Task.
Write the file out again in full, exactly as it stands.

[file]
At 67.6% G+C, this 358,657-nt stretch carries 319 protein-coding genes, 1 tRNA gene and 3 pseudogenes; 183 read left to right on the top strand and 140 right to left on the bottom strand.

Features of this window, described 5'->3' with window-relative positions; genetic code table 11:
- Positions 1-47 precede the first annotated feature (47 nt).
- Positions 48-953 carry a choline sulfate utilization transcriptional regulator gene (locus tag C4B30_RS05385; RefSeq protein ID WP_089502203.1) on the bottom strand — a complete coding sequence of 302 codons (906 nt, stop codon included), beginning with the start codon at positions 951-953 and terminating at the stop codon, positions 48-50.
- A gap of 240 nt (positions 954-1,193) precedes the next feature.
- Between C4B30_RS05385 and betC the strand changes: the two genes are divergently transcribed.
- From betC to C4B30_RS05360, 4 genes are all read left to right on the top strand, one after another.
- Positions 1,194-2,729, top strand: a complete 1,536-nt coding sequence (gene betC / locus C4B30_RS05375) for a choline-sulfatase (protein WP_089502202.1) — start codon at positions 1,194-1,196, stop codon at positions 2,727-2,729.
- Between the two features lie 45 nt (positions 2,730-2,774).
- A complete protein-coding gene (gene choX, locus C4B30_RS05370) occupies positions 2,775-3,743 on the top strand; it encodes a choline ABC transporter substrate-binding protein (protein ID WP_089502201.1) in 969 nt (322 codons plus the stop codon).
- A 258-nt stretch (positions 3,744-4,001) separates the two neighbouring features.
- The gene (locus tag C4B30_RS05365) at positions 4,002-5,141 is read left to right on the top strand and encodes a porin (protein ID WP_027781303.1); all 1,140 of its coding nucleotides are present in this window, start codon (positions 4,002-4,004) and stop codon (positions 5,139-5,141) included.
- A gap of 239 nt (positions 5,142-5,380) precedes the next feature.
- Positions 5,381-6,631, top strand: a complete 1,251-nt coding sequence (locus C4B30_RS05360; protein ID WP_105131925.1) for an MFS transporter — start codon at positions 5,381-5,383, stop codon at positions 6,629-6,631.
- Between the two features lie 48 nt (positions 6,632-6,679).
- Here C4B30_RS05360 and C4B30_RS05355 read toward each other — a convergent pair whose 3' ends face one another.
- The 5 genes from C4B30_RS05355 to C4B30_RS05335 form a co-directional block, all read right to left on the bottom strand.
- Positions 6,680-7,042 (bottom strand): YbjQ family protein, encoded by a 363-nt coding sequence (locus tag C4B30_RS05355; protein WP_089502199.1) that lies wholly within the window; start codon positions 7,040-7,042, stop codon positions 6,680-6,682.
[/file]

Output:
At 67.6% G+C, this 358,657-nt stretch carries 319 protein-coding genes, 1 tRNA gene and 3 pseudogenes; 183 read left to right on the top strand and 140 right to left on the bottom strand.

Features of this window, described 5'->3' with window-relative positions; genetic code table 11:
- Positions 1-47 precede the first annotated feature (47 nt).
- Positions 48-953 carry a choline sulfate utilization transcriptional regulator gene (locus tag C4B30_RS05385; RefSeq protein ID WP_089502203.1) on the bottom strand — a complete coding sequence of 302 codons (906 nt, stop codon included), beginning with the start codon at positions 951-953 and terminating at the stop codon, positions 48-50.
- A gap of 240 nt (positions 954-1,193) precedes the next feature.
- Between C4B30_RS05385 and betC the strand changes: the two genes are divergently transcribed.
- From betC to C4B30_RS05360, 4 genes are all read left to right on the top strand, one after another.
- Positions 1,194-2,729, top strand: a complete 1,536-nt coding sequence (gene betC / locus C4B30_RS05375) for a choline-sulfatase (protein WP_089502202.1) — start codon at positions 1,194-1,196, stop codon at positions 2,727-2,729.
- Between the two features lie 45 nt (positions 2,730-2,774).
- A complete protein-coding gene (gene choX, locus C4B30_RS05370) occupies positions 2,775-3,743 on the top strand; it encodes a choline ABC transporter substrate-binding protein (protein ID WP_089502201.1) in 969 nt (322 codons plus the stop codon).
- A 258-nt stretch (positions 3,744-4,001) separates the two neighbouring features.
- The gene (locus tag C4B30_RS05365) at positions 4,002-5,141 is read left to right on the top strand and encodes a porin (protein ID WP_027781303.1); all 1,140 of its coding nucleotides are present in this window, start codon (positions 4,002-4,004) and stop codon (positions 5,139-5,141) included.
- A gap of 239 nt (positions 5,142-5,380) precedes the next feature.
- Positions 5,381-6,631, top strand: a complete 1,251-nt coding sequence (locus C4B30_RS05360; protein ID WP_105131925.1) for an MFS transporter — start codon at positions 5,381-5,383, stop codon at positions 6,629-6,631.
- Between the two features lie 48 nt (positions 6,632-6,679).
- Here C4B30_RS05360 and C4B30_RS05355 read toward each other — a convergent pair whose 3' ends face one another.
- The 5 genes from C4B30_RS05355 to C4B30_RS05335 form a co-directional block, all read right to left on the bottom strand.
- Positions 6,680-7,042 (bottom strand): YbjQ family protein, encoded by a 363-nt coding sequence (locus tag C4B30_RS05355; protein WP_089502199.1) that lies wholly within the window; start codon positions 7,040-7,042, stop codon positions 6,680-6,682.